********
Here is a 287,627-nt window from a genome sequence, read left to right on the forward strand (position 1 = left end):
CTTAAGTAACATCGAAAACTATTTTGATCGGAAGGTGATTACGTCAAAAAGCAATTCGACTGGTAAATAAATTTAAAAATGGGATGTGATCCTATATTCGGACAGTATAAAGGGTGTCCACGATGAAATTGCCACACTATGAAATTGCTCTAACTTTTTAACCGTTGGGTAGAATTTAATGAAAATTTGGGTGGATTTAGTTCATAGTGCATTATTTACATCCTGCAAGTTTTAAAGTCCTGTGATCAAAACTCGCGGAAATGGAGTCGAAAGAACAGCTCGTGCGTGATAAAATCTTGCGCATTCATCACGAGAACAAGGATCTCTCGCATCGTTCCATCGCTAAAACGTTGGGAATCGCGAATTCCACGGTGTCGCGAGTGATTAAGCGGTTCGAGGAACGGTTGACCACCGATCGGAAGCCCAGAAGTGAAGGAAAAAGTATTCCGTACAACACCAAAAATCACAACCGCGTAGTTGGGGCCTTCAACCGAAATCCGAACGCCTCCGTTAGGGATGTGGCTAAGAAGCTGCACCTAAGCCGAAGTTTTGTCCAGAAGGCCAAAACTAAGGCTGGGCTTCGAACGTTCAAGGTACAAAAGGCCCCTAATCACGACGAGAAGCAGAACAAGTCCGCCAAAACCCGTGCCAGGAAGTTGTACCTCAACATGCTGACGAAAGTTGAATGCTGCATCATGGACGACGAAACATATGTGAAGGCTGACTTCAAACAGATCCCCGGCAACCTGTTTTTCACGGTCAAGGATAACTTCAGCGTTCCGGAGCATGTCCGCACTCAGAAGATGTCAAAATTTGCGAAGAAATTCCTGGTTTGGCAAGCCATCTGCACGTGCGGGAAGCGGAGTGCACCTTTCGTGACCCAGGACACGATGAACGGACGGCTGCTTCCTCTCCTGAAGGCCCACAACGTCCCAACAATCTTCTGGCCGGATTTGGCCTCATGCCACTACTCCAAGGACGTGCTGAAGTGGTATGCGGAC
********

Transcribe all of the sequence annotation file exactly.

Here is a 287,627-nt window from a genome sequence, read left to right on the forward strand (position 1 = left end):
CTTAAGTAACATCGAAAACTATTTTGATCGGAAGGTGATTACGTCAAAAAGCAATTCGACTGGTAAATAAATTTAAAAATGGGATGTGATCCTATATTCGGACAGTATAAAGGGTGTCCACGATGAAATTGCCACACTATGAAATTGCTCTAACTTTTTAACCGTTGGGTAGAATTTAATGAAAATTTGGGTGGATTTAGTTCATAGTGCATTATTTACATCCTGCAAGTTTTAAAGTCCTGTGATCAAAACTCGCGGAAATGGAGTCGAAAGAACAGCTCGTGCGTGATAAAATCTTGCGCATTCATCACGAGAACAAGGATCTCTCGCATCGTTCCATCGCTAAAACGTTGGGAATCGCGAATTCCACGGTGTCGCGAGTGATTAAGCGGTTCGAGGAACGGTTGACCACCGATCGGAAGCCCAGAAGTGAAGGAAAAAGTATTCCGTACAACACCAAAAATCACAACCGCGTAGTTGGGGCCTTCAACCGAAATCCGAACGCCTCCGTTAGGGATGTGGCTAAGAAGCTGCACCTAAGCCGAAGTTTTGTCCAGAAGGCCAAAACTAAGGCTGGGCTTCGAACGTTCAAGGTACAAAAGGCCCCTAATCACGACGAGAAGCAGAACAAGTCCGCCAAAACCCGTGCCAGGAAGTTGTACCTCAACATGCTGACGAAAGTTGAATGCTGCATCATGGACGACGAAACATATGTGAAGGCTGACTTCAAACAGATCCCCGGCAACCTGTTTTTCACGGTCAAGGATAACTTCAGCGTTCCGGAGCATGTCCGCACTCAGAAGATGTCAAAATTTGCGAAGAAATTCCTGGTTTGGCAAGCCATCTGCACGTGCGGGAAGCGGAGTGCACCTTTCGTGACCCAGGACACGATGAACGGACGGCTGCTTCCTCTCCTGAAGGCCCACAACGTCCCAACAATCTTCTGGCCGGATTTGGCCTCATGCCACTACTCCAAGGACGTGCTGAAGTGGTATGCGGAC